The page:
God gave the command and he didn’t negotiate it. Obey it, or die. He repeated that command over a dozen times. he gave Pharaoh chance after chance. But he didn’t change his mind. Obey it, or die. Those are the options. And Pharaoh chose to die with his whole army rather than bend the knee.

But one time, in all of history, God gave different terms:

18 “Come now, and let us reason together,” Says the LORD, “Though your sins are as scarlet, They will be as white as snow; Though they are red like crimson, They will be like wool. (Isa. 1:18)

Believe in the Lord Jesus, and you shall be saved, you and your household.” (Acts 16:31)

He has offered us his only begotten Son. He still does not negotiate with the creature. He is still holy. He still commands. He still says, “The soul that sins shall die.”

But he has given us his Son and has commanded us to lay down our weapons and believe on the one who offers his perfect righteousness for us. It is the only terms of peace with God that we will ever receive.

But in order to believe on the Lord Jesus Christ, you must be born again. Otherwise you will act just like Pharaoh.

“Who is the LORD? Why does he think he has the right to tell me what to do? Why should I serve him? What did he ever do for me?”

And only the LORD can soften the proud heart. Let’s face it, we humans like to think of ourselves as the Moses or Aaron of the story. But humans are far more like Pharaoh. We also, if God does not soften the heart, would drive right into the sea and drown rather than submit ourselves to the hand of God. We mock Pharaoh’s foolishness while we do the same things. (Here I am speaking of the unregenerate heart. The mark of a believer is that his heart has been softened by the Holy Spirit. If you have believed on the Lord Jesus, it is because you are no longer like Pharaoh by the grace of God).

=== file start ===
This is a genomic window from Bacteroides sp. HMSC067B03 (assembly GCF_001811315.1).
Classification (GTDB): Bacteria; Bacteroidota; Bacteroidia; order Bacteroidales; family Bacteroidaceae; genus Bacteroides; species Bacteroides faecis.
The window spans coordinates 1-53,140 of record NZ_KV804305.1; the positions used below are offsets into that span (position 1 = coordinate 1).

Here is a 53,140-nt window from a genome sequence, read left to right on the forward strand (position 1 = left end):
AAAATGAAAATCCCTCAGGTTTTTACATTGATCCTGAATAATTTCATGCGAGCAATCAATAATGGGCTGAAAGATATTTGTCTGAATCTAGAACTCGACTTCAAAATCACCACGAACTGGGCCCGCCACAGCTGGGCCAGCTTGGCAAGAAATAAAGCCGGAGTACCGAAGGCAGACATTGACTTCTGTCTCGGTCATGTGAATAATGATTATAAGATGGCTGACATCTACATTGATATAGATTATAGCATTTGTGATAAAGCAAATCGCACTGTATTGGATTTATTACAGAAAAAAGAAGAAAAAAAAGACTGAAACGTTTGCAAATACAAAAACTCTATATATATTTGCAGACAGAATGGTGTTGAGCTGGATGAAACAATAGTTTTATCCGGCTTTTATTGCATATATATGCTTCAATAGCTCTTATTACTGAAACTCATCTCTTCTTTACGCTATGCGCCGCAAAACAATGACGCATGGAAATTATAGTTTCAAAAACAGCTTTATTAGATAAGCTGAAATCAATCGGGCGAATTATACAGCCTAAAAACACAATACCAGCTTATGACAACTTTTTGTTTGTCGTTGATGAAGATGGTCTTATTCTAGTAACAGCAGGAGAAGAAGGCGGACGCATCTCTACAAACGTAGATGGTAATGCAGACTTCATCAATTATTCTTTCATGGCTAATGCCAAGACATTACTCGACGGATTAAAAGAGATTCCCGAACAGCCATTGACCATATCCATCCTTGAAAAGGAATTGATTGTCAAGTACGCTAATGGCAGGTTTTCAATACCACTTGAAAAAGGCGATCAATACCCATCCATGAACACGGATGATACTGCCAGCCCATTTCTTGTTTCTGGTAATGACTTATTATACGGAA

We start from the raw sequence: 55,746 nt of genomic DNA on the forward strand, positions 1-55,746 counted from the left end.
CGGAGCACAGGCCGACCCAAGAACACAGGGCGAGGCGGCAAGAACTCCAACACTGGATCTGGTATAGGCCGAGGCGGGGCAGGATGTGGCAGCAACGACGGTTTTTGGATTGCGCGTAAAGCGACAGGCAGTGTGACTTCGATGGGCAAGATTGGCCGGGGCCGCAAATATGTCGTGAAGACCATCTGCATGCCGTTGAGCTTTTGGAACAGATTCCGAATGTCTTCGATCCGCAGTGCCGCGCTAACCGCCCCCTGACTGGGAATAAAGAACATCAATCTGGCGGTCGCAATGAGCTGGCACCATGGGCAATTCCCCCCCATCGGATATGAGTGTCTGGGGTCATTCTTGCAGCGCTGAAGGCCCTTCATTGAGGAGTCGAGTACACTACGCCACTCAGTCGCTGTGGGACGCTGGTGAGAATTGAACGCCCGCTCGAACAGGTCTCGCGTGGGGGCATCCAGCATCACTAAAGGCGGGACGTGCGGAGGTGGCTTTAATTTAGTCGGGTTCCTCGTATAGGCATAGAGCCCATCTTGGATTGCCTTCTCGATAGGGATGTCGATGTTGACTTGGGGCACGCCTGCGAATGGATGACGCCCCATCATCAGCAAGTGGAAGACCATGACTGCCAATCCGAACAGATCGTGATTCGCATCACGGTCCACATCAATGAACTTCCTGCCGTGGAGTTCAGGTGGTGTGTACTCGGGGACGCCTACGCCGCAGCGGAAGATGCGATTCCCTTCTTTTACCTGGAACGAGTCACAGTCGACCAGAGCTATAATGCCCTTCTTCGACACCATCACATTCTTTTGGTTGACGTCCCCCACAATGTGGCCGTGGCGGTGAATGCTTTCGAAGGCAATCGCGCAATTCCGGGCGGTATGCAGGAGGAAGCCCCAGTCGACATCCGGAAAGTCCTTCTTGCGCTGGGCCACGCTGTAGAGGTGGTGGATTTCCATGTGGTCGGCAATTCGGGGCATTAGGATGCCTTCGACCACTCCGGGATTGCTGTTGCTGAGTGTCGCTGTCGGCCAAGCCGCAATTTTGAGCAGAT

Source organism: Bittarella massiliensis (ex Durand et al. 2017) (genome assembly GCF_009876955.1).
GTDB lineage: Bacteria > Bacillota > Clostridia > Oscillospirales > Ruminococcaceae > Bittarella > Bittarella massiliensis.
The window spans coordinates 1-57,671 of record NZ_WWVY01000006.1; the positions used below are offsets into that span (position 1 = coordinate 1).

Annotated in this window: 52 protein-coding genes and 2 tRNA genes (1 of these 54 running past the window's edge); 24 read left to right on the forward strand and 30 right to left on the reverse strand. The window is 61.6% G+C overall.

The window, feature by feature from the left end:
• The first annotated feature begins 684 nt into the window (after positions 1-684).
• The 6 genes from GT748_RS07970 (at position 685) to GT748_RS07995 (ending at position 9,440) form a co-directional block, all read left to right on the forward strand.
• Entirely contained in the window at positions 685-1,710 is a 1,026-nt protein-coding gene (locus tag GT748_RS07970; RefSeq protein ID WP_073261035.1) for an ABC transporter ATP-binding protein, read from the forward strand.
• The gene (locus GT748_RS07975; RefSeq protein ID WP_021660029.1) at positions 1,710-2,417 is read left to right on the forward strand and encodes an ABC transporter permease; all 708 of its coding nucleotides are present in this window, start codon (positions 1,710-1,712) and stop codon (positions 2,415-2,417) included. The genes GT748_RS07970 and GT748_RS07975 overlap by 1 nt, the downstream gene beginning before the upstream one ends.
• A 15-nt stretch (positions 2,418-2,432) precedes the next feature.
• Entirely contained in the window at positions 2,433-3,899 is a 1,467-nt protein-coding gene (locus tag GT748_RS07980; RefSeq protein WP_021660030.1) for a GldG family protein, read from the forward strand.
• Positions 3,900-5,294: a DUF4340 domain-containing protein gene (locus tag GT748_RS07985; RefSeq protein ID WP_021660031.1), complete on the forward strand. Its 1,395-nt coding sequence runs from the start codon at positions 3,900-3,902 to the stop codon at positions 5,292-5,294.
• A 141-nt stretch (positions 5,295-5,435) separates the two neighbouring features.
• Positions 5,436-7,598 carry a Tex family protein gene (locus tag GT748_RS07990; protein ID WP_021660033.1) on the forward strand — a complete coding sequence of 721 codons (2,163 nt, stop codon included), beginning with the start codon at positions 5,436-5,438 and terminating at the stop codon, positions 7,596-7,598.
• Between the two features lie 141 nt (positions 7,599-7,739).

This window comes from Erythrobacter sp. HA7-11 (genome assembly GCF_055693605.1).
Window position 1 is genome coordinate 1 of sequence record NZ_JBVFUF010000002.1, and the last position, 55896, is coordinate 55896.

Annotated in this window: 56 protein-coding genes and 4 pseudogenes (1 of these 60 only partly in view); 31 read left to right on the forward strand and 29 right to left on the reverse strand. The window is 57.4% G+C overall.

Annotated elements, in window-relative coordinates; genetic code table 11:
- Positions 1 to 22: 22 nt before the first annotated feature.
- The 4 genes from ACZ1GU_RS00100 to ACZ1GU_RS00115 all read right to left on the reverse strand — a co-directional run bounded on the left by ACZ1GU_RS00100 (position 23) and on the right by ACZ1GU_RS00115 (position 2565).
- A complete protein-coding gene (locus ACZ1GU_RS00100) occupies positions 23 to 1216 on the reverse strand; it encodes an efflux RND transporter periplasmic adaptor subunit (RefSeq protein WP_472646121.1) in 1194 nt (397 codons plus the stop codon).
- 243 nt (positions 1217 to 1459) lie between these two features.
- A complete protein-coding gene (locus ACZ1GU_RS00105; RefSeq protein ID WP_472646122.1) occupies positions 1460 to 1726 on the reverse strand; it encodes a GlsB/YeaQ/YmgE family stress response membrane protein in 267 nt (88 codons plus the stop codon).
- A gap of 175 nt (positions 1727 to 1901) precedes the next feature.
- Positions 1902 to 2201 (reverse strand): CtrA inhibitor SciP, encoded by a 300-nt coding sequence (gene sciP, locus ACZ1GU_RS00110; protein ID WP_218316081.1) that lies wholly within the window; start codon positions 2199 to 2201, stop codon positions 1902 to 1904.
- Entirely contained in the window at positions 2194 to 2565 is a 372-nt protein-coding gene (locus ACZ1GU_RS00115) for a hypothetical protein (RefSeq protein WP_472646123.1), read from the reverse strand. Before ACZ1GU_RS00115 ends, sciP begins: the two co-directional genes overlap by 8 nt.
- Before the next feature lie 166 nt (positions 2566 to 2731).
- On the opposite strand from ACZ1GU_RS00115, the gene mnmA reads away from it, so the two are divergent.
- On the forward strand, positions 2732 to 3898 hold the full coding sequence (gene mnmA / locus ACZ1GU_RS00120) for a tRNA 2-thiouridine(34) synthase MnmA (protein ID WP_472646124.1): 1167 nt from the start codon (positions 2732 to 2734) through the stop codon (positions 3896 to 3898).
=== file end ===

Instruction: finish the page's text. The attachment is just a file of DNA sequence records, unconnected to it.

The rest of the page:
Look around. We see how men and women destroy themselves and their families every day. They know that they are doing it, but they also know that the only other alternative is to submit to the hand of God. And that, they will not do. They would rather die.

God has offered us life, instead of death. May he grant us the grace of humbled hearts that we might learn to bend the knee and place our neck under the yoke of Christ, for “his yoke is easy, and his burden is light.”

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4 Comments

Filed under Sin and Grace, Warfare

4 responses to “Let my people go

  1. Jennifer Bales

    Well said.

  2. Aimee

    Great post.

  3. Anu Riley

    Pastor, I love this. All of your writings are worth reading. Thank you!

    “Pride is a monster that no man can tame.”

    So well said. At one point in my life I phrased it as: Pride does not die slowly, and it doesn’t die without a fight.”

    But in the Lord’s hands, it CAN and (eventually) does start to erode. But pride can put up quite a fight, and it will never be completely over until we are on the other side of eternity.

    (By the way, the way you described pride is how the Word also describes our “monstrous” tongue)

    When God erodes even ONE iota of my pride, I’ve noticed my tongue is a slight bit tamed as a result. How we speak reflects our heart, and when the heart is a bit more tamed, so is our tongue.

    “But humans are far more like Pharaoh.”

    I remember Pharaoh saying: I do not know this God,” when approached by Moses and Aaron. That is not remarkable. None of us born again believers “knew” this God until He reached out to us.

    Pharaoh’s “doom” was that he had no interest in finding out or getting to know this strange “god” that dared to challenge his own god-like status.

    But it was interesting how he admitted he had no real knowledge of the “God of the Hebrews.”

    Pharaoh likely had no interest in identifying with a so-called “foreign” god, associated with humans he considered to be “disposable.” What could “god” ever do for him?

    When I first became born again, I saw myself in BOTH Pharaoh and the slave population. Prideful like Pharaoh, yet in a great deal of pain and suffering like the slave.

    I kept refusing to “know” this God that was reaching out to me, and I kept crying out to this same God, who was beckoning me out of bondage!